In A Vase on Monday – Winter Cheer

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Sunday in South Florida proved to be a sunny, blue sky cool day. I planted Arugula, Romaine Lettuce and Baby Spinach in the Potager. Getting in touch with my inner snooty gardener. I am about as French as my greyhounds or my Jeep. Potager is French for kitchen garden. I need to think of a word for a South Florida kitchen garden, preferably non French. Kitchen garden might be the answer.

We had some cold weather last week that is slowly taking its toll on the more tropical members of my garden. I live at the north end of South Florida, the Heliconias were not happy about temperatures of less than 40 degrees F and are turning brown and yellow to spite me.

I needed a little Winter Cheer and happily the garden provided. The vase is a thrift store find, made with love by some unknown and probably gone from this world potter. I hope they are feeling happy in the great beyond that I am using their vase.

The native plants are holding up admirably to the cold snap and are a large part of this vase.

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The yellow flowers are Beach Sunflowers (Helianthus debilis); the bright red and apricot flowers are from the native Salvia (Salvia coccinea); orange tubular flowers from Firebush (Hamelia patens) – if you want to get into a botanical argument, this is your plant, probably from the Bahamas. The berries are from the evil scourge, Brazilian Pepper – trying to eradicate this and using the berries here. The off white fluffy stuff is from some sort of Wireweed, and then I added some Italian Flatleaf Parsley.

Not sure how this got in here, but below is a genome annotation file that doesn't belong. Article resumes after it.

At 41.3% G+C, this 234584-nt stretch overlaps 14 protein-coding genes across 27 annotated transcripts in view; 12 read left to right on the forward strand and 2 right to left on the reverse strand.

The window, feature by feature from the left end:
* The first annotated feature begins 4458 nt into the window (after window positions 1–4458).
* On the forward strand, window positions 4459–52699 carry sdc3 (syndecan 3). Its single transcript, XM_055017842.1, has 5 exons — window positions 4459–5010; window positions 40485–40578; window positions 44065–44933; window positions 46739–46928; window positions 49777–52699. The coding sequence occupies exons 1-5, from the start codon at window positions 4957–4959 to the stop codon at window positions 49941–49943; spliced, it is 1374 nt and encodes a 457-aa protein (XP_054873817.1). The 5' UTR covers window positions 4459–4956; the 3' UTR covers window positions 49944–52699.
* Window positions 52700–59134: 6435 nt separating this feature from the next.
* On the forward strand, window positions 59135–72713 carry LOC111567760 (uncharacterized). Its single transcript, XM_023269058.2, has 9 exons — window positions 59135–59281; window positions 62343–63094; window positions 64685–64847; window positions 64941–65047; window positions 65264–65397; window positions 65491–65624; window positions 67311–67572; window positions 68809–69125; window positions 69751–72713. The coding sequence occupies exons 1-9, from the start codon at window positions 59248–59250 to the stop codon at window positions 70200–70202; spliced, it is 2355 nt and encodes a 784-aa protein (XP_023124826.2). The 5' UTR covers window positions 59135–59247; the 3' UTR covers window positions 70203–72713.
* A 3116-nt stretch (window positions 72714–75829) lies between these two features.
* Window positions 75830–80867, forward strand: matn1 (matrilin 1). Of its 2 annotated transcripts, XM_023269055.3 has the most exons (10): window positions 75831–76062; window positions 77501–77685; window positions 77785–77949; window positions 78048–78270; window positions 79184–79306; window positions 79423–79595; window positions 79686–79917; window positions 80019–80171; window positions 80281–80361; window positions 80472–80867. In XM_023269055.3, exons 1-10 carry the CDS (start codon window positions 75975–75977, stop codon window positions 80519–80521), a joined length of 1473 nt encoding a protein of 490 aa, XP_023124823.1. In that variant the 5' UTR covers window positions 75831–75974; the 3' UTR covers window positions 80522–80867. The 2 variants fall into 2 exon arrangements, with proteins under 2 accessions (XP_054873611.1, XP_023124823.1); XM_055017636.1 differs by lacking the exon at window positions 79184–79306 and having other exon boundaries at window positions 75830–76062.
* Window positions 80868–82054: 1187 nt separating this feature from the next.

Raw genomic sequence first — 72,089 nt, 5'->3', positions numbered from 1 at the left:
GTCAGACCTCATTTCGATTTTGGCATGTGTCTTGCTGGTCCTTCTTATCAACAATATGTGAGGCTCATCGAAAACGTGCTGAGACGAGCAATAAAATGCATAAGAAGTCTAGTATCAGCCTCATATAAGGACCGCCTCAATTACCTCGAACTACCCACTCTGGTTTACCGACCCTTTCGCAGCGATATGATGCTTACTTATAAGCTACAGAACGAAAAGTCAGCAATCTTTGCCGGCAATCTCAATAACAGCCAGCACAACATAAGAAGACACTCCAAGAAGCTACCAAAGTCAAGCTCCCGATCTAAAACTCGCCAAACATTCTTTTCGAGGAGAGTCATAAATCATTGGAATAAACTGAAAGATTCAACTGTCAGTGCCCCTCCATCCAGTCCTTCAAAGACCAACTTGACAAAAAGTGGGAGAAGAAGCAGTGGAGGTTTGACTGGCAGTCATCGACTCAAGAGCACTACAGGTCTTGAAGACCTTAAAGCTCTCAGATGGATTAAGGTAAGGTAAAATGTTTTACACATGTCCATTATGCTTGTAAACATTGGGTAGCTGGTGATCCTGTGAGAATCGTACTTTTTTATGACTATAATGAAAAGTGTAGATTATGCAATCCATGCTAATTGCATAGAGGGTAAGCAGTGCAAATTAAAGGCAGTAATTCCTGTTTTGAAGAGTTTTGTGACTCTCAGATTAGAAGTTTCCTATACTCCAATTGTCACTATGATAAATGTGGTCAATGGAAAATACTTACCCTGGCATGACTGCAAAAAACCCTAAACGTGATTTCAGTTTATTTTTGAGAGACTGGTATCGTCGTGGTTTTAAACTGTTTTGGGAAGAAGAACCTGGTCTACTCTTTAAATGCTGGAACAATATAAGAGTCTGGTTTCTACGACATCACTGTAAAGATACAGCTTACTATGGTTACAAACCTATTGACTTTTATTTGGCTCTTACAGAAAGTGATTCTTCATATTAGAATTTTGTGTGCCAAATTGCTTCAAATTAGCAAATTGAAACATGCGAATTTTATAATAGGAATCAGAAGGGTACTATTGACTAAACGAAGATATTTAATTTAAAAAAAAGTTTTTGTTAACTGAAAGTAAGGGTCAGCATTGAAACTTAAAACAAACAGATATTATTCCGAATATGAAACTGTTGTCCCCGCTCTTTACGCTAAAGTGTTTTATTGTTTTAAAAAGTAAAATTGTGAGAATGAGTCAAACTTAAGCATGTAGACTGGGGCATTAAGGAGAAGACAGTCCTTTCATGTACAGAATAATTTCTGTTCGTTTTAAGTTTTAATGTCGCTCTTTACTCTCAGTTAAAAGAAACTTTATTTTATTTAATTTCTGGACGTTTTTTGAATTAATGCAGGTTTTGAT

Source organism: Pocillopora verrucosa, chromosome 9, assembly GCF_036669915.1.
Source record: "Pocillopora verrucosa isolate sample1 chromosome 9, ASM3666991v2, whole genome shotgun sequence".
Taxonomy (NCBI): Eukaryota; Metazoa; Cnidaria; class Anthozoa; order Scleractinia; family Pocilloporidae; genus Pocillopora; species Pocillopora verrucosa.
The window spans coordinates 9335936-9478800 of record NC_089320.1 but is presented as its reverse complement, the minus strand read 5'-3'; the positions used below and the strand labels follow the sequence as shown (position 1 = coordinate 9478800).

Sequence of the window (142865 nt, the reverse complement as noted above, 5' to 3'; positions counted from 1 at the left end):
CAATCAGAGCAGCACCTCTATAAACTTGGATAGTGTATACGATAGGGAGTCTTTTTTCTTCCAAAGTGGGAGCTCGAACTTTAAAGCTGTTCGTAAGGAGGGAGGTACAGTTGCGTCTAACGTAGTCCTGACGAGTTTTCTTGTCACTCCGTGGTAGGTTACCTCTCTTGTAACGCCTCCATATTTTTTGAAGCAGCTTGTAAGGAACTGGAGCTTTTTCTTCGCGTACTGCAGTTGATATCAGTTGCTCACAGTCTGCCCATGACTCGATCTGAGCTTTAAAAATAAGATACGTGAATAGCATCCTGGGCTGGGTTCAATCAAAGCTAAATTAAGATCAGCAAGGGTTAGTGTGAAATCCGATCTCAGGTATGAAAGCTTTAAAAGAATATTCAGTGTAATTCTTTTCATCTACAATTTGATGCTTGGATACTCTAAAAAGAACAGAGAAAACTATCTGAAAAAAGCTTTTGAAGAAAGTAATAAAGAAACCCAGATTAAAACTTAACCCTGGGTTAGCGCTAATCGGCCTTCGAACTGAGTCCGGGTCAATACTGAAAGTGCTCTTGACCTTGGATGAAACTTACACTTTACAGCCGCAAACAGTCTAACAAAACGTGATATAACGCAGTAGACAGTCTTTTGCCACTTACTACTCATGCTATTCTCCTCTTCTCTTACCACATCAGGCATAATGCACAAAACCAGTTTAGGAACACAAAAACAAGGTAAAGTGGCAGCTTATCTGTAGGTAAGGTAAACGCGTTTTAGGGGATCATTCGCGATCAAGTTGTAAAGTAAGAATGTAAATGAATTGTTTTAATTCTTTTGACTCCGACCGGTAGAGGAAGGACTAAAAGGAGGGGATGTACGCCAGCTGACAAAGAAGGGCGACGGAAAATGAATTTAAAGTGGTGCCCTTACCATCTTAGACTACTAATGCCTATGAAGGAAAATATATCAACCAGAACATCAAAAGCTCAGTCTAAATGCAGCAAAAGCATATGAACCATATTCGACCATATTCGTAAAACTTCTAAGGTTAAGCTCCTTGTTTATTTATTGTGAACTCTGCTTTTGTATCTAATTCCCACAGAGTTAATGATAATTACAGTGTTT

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This is a close up of the two Salvias, both S. coccinea, the peach is my favorite and seems to have reseeded from the red that has been in the garden for a few years.

For fun, here is the Snake Plant, the flowers have been in my vases the past couple of weeks. Some call these Mother In Law Tongues (Sansiviera), they have been flowering this winter in the garden. This plant is considered invasive – and it is, we keep it at bay with the lawn mower. My own Mother In Law was fine, no need to mow her tongue!

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Happy Monday, stay warm.

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32 comments on “In A Vase on Monday – Winter Cheer

  1. Chloris says:

    A stunning arrangement Amy. I love the vase.
    Potager is fine, sometimes another language has just the right word. Kitchen garden sounds as if you have a walled garden in a huge Victorian estate. In an old gardening book I once read: ‘However small your garden, always set aside a couple of acres for potatoes’. That’s the sort of thing you do in a kitchen garden.

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  2. I just got a packet of Corn Salad D’etampes, which is French for sure. I once read that Corn Salad or Vit has more vitamins than other lettuces.

    Liked by 1 person

  3. Cathy says:

    Oh that is a cheery winter vase – and definitely less tropical looking than your usual vases! Yes, in the absence of 2 acres it is quite permissable to call it a potager. I always smile when you show us sanseveria, as it is such a recognisable and institutional British house plant from the 60s and 70s 😉

    Liked by 2 people

  4. pbmgarden says: